Bring on the Tea

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In what will be one of the biggest thematic swings in my reporting career, a week after getting back from Haiti I’m heading to Nashville, Tennessee to cover the first ever National Tea Party convention.

As with any kind of grassroots movement, holding a national convention is somewhat of an oxymoron. Before dispatching me, my boss, Washington bureau chief Michael Duffy, reminded me of John Sayles’ excellent essay, the Anarchist’s Convention. And while, the contrast isn’t so sharp – the Tea Partiers don’t believe in chaos over order — it is striking to see grassroots groups whose only common theme is, arguably, small or limited government come together in a bureaucratic exercise.

Before the convention even began, it had seen controversy: Reps. Marsha Blackburn and Michele Bachmann pulled out after some disgruntled tea partiers accused organizers Judson and Sherry Phillips, the heads of a Nashville Tea Party group, of personally profiting from the venture. After all, few grassroots activists can afford the $549 registration fee. The keynote speaker, though, remains former alaska Governor Sarah Palin who has said she’ll donate her reported $100,000 speaker fee to “the cause,” which likely means her own PAC (which, apparently, has spent a good amount of those dollars donated thus far buying copies of Palin’s memoir, “Going Rogue”).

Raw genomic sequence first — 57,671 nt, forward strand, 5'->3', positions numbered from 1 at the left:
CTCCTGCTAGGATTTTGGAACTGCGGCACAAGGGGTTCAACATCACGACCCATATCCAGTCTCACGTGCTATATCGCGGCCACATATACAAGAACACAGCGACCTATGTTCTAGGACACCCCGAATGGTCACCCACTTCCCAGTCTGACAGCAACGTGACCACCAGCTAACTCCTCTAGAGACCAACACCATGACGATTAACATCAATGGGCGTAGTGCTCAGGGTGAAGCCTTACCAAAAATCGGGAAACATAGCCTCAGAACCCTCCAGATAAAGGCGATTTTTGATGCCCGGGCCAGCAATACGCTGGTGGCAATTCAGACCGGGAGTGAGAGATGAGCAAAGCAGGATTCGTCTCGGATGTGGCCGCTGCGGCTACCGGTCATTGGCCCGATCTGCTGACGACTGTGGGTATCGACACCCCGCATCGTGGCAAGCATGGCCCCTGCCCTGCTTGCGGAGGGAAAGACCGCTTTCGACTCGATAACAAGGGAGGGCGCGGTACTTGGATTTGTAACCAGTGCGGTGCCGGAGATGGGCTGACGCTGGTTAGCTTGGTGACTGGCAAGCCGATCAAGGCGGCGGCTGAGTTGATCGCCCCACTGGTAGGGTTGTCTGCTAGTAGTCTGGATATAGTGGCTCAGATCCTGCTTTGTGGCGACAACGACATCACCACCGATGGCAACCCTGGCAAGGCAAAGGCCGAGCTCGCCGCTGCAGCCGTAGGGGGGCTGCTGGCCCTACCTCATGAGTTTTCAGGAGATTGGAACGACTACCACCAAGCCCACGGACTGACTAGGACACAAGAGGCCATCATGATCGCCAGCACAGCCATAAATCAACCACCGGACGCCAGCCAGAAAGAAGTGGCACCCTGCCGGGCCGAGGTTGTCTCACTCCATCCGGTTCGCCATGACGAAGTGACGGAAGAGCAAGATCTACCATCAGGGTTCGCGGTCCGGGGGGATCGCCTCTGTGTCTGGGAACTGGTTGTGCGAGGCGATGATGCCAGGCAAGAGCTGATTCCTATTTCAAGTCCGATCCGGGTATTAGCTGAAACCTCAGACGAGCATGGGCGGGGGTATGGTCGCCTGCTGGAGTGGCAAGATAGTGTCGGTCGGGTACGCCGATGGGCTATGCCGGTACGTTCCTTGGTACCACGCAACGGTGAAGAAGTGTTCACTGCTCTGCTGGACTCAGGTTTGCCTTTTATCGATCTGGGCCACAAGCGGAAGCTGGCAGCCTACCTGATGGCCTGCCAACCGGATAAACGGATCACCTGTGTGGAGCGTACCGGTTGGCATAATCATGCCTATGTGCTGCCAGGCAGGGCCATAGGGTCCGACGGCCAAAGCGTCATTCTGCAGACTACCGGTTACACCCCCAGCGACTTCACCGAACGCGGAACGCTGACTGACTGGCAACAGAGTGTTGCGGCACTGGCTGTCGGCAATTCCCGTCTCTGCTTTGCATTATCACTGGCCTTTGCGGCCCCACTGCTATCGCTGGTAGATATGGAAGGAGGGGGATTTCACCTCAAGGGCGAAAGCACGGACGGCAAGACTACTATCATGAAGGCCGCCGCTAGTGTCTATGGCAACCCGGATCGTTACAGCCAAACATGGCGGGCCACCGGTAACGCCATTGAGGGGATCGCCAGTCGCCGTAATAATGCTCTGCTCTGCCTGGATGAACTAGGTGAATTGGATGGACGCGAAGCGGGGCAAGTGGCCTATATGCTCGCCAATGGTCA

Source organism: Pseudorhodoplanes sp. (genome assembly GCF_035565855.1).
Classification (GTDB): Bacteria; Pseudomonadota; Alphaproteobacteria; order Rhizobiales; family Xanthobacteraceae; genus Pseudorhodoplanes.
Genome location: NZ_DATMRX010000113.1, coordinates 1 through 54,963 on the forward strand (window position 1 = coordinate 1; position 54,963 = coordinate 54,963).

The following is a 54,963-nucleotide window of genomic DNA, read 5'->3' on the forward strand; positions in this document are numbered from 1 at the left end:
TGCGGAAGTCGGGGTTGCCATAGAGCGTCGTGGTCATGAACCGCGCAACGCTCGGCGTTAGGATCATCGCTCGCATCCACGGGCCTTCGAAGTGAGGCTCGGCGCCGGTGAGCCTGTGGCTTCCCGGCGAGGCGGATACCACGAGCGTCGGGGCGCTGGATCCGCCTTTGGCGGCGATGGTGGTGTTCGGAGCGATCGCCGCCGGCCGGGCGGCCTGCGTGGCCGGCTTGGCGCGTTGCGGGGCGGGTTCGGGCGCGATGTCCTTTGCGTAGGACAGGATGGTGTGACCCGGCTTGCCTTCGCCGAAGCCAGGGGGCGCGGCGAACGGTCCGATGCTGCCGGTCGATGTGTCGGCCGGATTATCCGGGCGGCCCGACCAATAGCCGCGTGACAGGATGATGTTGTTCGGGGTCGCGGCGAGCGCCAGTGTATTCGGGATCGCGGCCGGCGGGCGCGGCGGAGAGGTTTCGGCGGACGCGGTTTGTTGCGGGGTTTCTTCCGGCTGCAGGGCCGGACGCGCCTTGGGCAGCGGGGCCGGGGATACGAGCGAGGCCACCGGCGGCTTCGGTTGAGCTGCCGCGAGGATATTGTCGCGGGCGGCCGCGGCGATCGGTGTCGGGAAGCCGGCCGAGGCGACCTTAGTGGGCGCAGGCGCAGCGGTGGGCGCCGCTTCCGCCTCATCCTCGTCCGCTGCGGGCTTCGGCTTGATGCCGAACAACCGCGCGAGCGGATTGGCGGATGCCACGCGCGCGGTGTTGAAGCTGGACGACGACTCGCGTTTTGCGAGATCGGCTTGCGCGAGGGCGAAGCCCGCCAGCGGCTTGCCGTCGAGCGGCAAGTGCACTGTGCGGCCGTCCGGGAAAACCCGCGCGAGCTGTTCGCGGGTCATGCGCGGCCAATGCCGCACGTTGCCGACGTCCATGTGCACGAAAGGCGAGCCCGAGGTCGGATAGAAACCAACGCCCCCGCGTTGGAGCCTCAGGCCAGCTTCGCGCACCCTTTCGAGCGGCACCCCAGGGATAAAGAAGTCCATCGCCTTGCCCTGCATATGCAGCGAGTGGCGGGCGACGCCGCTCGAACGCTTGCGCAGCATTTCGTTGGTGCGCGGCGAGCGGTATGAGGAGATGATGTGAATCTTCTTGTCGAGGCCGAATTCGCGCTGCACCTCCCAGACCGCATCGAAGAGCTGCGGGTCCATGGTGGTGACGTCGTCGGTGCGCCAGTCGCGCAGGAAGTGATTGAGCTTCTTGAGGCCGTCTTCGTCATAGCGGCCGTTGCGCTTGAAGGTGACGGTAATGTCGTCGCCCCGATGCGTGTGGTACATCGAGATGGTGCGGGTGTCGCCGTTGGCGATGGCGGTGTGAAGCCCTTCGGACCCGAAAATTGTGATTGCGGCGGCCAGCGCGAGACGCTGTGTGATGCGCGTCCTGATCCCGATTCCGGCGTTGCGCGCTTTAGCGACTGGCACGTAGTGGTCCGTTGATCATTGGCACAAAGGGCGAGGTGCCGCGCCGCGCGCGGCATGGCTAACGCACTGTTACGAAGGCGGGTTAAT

The convention begins today at 3pm and goes until Saturday night, when Palin is expected to speak at a closing gala dinner. Seminars include Tom Tancredo on immigration, Judicial Watch on the state of President Obama’s nominees to the bench and a session entitled “Correlations between the current Administration and Marxist Dictators of Latin America.” I’ll be bringing you regular blog reporters and tweets as the scene unfolds at the Opryland Hotel and Convention Center (which, by the way, is a lot like Disney World). We even have a videographer coming, for those of you interested in seeing what will surely be a very visual gathering.